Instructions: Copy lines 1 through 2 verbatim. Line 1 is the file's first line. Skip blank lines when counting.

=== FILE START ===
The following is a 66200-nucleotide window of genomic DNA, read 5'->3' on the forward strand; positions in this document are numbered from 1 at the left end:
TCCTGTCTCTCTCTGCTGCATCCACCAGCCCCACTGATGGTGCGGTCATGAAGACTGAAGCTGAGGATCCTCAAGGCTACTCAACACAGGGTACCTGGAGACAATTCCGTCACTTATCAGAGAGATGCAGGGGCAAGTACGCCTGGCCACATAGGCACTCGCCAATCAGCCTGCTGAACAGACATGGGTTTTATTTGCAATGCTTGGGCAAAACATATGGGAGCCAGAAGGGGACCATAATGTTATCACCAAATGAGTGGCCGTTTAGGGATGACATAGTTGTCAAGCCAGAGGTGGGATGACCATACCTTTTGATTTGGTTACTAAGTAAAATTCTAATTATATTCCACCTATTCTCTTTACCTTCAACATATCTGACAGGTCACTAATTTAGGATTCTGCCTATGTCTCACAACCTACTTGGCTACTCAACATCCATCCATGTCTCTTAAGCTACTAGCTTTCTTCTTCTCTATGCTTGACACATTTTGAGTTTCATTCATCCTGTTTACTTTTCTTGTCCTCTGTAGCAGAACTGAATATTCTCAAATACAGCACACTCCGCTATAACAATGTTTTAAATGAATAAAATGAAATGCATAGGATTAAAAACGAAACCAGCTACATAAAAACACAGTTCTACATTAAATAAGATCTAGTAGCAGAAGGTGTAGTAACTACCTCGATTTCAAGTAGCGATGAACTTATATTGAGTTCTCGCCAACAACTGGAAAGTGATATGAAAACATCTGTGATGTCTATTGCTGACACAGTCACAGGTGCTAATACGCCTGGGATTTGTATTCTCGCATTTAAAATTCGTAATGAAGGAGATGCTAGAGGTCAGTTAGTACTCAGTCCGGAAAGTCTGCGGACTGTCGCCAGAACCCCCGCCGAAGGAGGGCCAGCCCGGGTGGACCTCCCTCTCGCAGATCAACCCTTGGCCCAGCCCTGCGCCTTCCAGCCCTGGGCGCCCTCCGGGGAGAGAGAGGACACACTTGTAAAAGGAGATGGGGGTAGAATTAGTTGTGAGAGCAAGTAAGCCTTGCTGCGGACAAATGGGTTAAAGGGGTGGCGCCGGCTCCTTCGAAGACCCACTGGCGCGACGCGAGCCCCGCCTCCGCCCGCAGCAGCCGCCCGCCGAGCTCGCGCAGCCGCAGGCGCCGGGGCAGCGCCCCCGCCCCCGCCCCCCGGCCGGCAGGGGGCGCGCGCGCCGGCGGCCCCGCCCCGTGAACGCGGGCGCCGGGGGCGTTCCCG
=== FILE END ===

The following is a 66200-nucleotide window of genomic DNA, read 5'->3' on the forward strand; positions in this document are numbered from 1 at the left end:
TCCTGTCTCTCTCTGCTGCATCCACCAGCCCCACTGATGGTGCGGTCATGAAGACTGAAGCTGAGGATCCTCAAGGCTACTCAACACAGGGTACCTGGAGACAATTCCGTCACTTATCAGAGAGATGCAGGGGCAAGTACGCCTGGCCACATAGGCACTCGCCAATCAGCCTGCTGAACAGACATGGGTTTTATTTGCAATGCTTGGGCAAAACATATGGGAGCCAGAAGGGGACCATAATGTTATCACCAAATGAGTGGCCGTTTAGGGATGACATAGTTGTCAAGCCAGAGGTGGGATGACCATACCTTTTGATTTGGTTACTAAGTAAAATTCTAATTATATTCCACCTATTCTCTTTACCTTCAACATATCTGACAGGTCACTAATTTAGGATTCTGCCTATGTCTCACAACCTACTTGGCTACTCAACATCCATCCATGTCTCTTAAGCTACTAGCTTTCTTCTTCTCTATGCTTGACACATTTTGAGTTTCATTCATCCTGTTTACTTTTCTTGTCCTCTGTAGCAGAACTGAATATTCTCAAATACAGCACACTCCGCTATAACAATGTTTTAAATGAATAAAATGAAATGCATAGGATTAAAAACGAAACCAGCTACATAAAAACACAGTTCTACATTAAATAAGATCTAGTAGCAGAAGGTGTAGTAACTACCTCGATTTCAAGTAGCGATGAACTTATATTGAGTTCTCGCCAACAACTGGAAAGTGATATGAAAACATCTGTGATGTCTATTGCTGACACAGTCACAGGTGCTAATACGCCTGGGATTTGTATTCTCGCATTTAAAATTCGTAATGAAGGAGATGCTAGAGGTCAGTTAGTACTCAGTCCGGAAAGTCTGCGGACTGTCGCCAGAACCCCCGCCGAAGGAGGGCCAGCCCGGGTGGACCTCCCTCTCGCAGATCAACCCTTGGCCCAGCCCTGCGCCTTCCAGCCCTGGGCGCCCTCCGGGGAGAGAGAGGACACACTTGTAAAAGGAGATGGGGGTAGAATTAGTTGTGAGAGCAAGTAAGCCTTGCTGCGGACAAATGGGTTAAAGGGGTGGCGCCGGCTCCTTCGAAGACCCACTGGCGCGACGCGAGCCCCGCCTCCGCCCGCAGCAGCCGCCCGCCGAGCTCGCGCAGCCGCAGGCGCCGGGGCAGCGCCCCCGCCCCCGCCCCCCGGCCGGCAGGGGGCGCGCGCGCCGGCGGCCCCGCCCCGTGAACGCGGGCGCCGGGGGCGTTCCCG